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It's About Service

Throughout much of this year, Dan Lewis and Tricia Durrough have been challenging staff members in the Division of Business and Finance to be the very best.

Throughout much of this year, Dan Lewis and Tricia Durrough have been challenging staff members in the Division of Business and Finance to be the very best. They also tossed fish crackers, played a few games, asked a lot of questions and did some talking.

The fish crackers were symbols of the FISH! philosophy developed by filmmaker John Christensen, who was looking for a way to teach people how to live with passion. He found the winning formula after a visit to the Pike Place Fish Market in Seattle. Christensen, the CEO of ChartHouse Learning, saw fishmongers tossing fish over their customers’ heads. They joked and teased each other. Customers at hand received their full attention. Christensen produced a movie about the fish market’s high-energy workers and developed training materials to help companies inspire their employees.

He didn’t imitate the fishmongers exactly – how long before fish get funky? Instead, Christensen got to the core of what they did, developing four practices: play; be there; make their day; and choose your attitude.

They are called practices because to be done well, they must be constantly honed, Durrough, the assistant director of the Center for Business Excellence, explained during a recent training session.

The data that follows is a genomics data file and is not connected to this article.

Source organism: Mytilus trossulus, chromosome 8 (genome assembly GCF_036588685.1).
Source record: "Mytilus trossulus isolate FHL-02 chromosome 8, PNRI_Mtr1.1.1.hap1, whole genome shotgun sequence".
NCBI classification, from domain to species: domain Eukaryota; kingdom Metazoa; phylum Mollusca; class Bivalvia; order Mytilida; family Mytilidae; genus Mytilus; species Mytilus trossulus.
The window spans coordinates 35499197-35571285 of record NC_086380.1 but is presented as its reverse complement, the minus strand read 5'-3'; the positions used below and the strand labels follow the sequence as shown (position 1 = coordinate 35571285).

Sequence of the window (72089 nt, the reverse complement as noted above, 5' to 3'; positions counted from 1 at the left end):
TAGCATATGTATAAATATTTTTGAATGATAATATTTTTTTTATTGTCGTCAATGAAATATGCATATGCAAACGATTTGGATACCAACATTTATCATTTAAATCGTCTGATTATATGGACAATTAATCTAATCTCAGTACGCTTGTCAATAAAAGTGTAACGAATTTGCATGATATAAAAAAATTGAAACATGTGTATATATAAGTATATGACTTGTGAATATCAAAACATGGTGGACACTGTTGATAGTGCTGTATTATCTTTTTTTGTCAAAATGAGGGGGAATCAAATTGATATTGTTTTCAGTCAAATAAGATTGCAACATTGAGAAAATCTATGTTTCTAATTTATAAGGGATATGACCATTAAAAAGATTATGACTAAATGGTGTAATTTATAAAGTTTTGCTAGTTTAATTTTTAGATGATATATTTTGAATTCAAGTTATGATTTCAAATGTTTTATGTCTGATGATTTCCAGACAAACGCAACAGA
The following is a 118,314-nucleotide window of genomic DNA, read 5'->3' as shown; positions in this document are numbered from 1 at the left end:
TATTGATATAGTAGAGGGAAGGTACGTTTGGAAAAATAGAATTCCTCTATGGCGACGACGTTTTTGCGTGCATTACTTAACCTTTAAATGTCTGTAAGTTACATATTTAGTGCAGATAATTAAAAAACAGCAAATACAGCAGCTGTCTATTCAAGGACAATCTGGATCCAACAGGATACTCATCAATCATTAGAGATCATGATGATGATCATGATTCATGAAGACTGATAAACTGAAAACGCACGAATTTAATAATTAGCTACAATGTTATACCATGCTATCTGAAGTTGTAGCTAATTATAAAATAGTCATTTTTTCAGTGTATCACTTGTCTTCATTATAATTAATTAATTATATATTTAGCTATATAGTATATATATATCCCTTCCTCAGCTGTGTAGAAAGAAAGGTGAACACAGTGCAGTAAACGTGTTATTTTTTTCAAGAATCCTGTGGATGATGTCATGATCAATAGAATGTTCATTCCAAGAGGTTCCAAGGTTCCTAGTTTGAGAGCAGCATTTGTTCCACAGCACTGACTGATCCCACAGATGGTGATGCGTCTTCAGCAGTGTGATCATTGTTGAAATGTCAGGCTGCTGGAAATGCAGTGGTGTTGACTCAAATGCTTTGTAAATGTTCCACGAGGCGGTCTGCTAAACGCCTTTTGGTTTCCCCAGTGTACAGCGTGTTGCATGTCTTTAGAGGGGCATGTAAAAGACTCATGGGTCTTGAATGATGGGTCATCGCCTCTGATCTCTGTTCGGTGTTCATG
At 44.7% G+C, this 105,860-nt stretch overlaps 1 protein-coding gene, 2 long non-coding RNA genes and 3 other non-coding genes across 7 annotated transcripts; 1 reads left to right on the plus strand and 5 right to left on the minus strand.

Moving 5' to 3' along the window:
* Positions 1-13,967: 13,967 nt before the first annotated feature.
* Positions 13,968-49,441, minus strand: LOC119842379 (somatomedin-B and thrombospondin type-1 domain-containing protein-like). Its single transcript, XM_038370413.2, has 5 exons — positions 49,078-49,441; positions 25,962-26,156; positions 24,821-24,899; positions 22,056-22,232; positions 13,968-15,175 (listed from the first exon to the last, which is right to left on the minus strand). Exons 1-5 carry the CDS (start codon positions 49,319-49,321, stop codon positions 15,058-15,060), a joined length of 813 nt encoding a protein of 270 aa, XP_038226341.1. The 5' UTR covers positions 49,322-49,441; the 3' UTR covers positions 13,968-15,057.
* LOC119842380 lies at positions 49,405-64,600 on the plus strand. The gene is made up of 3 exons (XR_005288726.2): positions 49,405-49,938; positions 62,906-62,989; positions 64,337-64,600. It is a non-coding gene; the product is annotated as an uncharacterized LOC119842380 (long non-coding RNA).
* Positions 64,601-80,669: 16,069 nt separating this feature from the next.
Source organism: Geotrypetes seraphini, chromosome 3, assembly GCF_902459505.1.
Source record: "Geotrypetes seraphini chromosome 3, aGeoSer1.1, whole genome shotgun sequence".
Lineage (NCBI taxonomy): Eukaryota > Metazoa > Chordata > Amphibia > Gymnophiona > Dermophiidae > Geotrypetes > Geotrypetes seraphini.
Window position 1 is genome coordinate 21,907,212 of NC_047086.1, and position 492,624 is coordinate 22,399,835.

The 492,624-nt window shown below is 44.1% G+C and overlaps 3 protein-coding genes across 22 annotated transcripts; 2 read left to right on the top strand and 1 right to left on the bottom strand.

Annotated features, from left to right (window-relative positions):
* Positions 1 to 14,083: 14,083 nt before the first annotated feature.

Lewis, the director of the Center for Business Excellence asked the staff what kept them from being fully involved in the moment. Some old foes – too much technology, impatience, not enough time – came to the fore.

But the training challenged their thinking. “It’s basically making that choice,” Lewis said. “It’s not just how are you going to come to work, it’s how are you going to be at work? What are you going to be? You can either be patient or impatient. You can be happy or angry.”

Afterward, Ely Elefante, the assistant director of Auxiliary Services, said he would recommend it for all employees. Customer service training usually focuses on the external — the paying customers. But such training often ignores the internal customers — co-workers and staff in other departments.

“The FISH training addresses how we can provide stellar customer service to both,” Elefante said. “The four interconnected principles of Be There, Play, Make their Day, Choose your Attitude help build stronger relationships with co-workers, customers, etc. My personal and professional life revolves around relationships. For me, these are great principles to consider during the workday and should influence actions and behavior.”

James Sutherland, the vice president for business and finance, suggested that Lewis take a look at the training materials during a two-day retreat at the Campus Center.

Lewis liked what he saw. So far more than 100 staff members have received the training.

“It was a refreshing film. It definitely changed me,” Lewis said. “I’m more cognizant of how I carry myself. I’m more cognizant of making sure that I am listening and not anticipating a question.”

University of Georgia, Georgia State University and Kennesaw State University have also purchased copies of the FISH! Video, said Phil Strand, a spokesman for ChartHouse Learning.

 

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